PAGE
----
It was certainly awfully heavy-handed satire, more like the ravings of a lunatic whose underwear was too tight. Have no doubt, Catholics are in the crosshairs for suggesting religious liberty should be protected and committing various other alleged transgressions against the popular culture.

I understood exactly how much trouble we’re in as a country after a shooting in an Ohio school left three students dead, and a headline in USA Today said, "Ohio shooting suspect ‘an average 17-year-old.’"

There was a photo of police leading the alleged gunman out of court – a sullen and pathetic, lonely young man who grew up in an abusive home, and it struck me as telling that, yes, this is the new "average," the new normal in America, where shootings and abuse are so commonplace that we don’t even wince anymore when we read about it or see it on the evening news.

All the legislation in the world by Barack Obama, the Democrats and the Republicans isn’t going to change the situation because a spiritual sickness afflicts our country, and you have to be blind not to see it. In many ways, it’s like alcoholism, the disease of denial, because our leaders and the media refuse to acknowledge there’s a problem.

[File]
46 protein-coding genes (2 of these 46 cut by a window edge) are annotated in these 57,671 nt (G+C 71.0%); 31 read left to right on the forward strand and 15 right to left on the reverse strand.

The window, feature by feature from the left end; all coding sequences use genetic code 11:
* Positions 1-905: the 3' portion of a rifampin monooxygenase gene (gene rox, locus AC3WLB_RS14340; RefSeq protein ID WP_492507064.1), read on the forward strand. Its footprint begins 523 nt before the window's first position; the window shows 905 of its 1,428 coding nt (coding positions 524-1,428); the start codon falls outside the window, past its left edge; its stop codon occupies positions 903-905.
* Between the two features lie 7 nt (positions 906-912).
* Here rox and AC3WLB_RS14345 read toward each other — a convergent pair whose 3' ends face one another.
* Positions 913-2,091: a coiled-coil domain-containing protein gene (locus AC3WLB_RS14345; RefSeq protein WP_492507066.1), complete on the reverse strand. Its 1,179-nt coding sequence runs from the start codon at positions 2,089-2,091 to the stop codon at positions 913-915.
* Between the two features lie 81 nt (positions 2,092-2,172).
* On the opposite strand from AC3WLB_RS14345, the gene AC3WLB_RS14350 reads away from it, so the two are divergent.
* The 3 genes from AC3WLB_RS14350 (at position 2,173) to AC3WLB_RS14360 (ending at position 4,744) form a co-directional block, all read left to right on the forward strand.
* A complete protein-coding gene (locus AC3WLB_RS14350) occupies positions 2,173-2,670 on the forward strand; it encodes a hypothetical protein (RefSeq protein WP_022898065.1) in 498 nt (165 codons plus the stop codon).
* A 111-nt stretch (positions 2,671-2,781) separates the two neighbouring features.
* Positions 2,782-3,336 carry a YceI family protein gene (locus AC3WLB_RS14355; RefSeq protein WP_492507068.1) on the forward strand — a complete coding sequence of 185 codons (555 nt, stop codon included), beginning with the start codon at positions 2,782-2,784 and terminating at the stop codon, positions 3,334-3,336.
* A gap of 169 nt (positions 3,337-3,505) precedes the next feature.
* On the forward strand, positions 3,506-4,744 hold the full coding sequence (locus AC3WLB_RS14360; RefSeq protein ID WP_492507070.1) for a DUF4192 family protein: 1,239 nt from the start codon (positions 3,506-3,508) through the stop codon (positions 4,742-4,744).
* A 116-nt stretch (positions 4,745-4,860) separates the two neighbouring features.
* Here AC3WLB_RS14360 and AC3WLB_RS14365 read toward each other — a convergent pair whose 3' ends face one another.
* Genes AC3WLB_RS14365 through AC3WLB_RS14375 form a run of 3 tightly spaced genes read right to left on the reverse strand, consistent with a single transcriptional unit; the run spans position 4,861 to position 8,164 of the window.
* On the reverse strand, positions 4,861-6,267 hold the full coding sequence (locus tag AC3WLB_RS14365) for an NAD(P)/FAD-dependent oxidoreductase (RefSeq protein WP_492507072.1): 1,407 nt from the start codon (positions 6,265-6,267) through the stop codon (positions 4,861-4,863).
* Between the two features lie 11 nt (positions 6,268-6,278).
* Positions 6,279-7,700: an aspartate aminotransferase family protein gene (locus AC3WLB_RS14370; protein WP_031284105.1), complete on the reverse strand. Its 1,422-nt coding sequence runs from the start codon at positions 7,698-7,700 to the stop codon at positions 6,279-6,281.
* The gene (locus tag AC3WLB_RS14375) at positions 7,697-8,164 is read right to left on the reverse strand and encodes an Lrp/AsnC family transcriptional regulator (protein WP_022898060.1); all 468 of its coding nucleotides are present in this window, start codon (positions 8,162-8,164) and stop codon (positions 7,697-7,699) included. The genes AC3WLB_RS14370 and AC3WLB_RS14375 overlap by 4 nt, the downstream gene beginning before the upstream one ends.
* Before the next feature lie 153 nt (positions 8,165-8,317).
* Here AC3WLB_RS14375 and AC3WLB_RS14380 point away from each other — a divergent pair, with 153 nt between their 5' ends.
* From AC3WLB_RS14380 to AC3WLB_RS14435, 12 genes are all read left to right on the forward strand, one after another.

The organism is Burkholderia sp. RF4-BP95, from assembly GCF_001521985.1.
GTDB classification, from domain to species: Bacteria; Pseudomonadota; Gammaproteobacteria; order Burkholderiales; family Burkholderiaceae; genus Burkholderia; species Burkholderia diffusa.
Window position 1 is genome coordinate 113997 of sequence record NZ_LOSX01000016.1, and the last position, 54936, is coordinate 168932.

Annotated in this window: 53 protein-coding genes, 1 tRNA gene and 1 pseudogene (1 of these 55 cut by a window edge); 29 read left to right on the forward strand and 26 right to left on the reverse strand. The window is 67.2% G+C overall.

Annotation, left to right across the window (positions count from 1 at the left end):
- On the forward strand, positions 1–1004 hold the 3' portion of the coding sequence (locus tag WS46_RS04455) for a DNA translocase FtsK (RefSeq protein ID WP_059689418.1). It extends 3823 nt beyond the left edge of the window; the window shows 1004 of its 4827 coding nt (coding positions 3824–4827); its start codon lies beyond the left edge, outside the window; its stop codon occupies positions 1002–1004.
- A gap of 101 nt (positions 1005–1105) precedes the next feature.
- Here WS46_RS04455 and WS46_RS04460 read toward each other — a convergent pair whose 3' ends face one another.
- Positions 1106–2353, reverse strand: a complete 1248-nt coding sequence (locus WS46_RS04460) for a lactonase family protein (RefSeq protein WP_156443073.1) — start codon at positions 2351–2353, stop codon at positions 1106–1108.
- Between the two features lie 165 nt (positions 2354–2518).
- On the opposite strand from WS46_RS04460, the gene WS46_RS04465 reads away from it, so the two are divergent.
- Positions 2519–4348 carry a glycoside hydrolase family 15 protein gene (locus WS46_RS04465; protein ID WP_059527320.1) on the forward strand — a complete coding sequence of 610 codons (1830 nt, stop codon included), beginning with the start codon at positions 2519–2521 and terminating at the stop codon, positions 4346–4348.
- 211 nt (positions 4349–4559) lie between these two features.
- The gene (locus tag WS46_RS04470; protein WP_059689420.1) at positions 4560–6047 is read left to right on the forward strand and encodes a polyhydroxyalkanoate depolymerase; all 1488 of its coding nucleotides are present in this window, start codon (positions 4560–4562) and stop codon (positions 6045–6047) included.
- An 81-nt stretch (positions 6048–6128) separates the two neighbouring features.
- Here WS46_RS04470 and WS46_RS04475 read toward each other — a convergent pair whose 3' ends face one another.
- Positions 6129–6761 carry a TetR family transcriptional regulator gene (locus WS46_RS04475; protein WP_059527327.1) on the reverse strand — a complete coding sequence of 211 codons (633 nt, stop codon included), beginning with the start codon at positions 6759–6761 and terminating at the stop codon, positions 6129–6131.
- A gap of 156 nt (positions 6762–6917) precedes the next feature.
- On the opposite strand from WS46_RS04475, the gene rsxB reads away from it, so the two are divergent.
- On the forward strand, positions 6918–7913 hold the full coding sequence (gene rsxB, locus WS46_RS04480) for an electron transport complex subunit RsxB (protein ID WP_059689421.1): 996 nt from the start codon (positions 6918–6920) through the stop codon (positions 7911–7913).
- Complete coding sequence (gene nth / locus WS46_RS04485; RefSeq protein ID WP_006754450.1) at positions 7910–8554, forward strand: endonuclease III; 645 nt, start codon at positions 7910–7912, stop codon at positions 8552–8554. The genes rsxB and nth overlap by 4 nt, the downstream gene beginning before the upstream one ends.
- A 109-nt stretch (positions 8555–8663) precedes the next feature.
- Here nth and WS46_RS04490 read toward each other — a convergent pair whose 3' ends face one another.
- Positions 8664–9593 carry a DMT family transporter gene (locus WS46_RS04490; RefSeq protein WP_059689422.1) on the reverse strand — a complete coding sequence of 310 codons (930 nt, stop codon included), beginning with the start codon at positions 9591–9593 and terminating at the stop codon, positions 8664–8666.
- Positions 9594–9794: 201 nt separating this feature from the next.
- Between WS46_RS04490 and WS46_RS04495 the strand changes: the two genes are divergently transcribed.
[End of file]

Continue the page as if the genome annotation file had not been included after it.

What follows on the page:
Our only hope, as the Oklahoma sign says, is God. That means prayer, which is a solution you’ll never read about in New York Magazine or hear on the Senate floor while they prattle on and on.

No institution, no human being – not the President or the Chamber of Commerce or the editorial board of The New York Times or the executive suite at JPMorgan Chase – can inspire or mandate the change that’s necessary to bring the world back to love and to make it the place it was intended to be.

Only heaven can direct that plan, and the force that will save us is prayer, not politics. The good news is you don’t even have to run for office to have a part in this campaign.

Call me crazy, but I’m convinced one decade of the rosary can effect more change for good in the hearts of men and women than a decade of congressional sessions. That kind of spiritual empowerment is available to all of us regardless of our name, rank or Social Security number, regardless of our prestige and gross annual income. All we have to do is start, and the time is now.

J.F. Pisani is a writer who lives with his family in the New Haven area.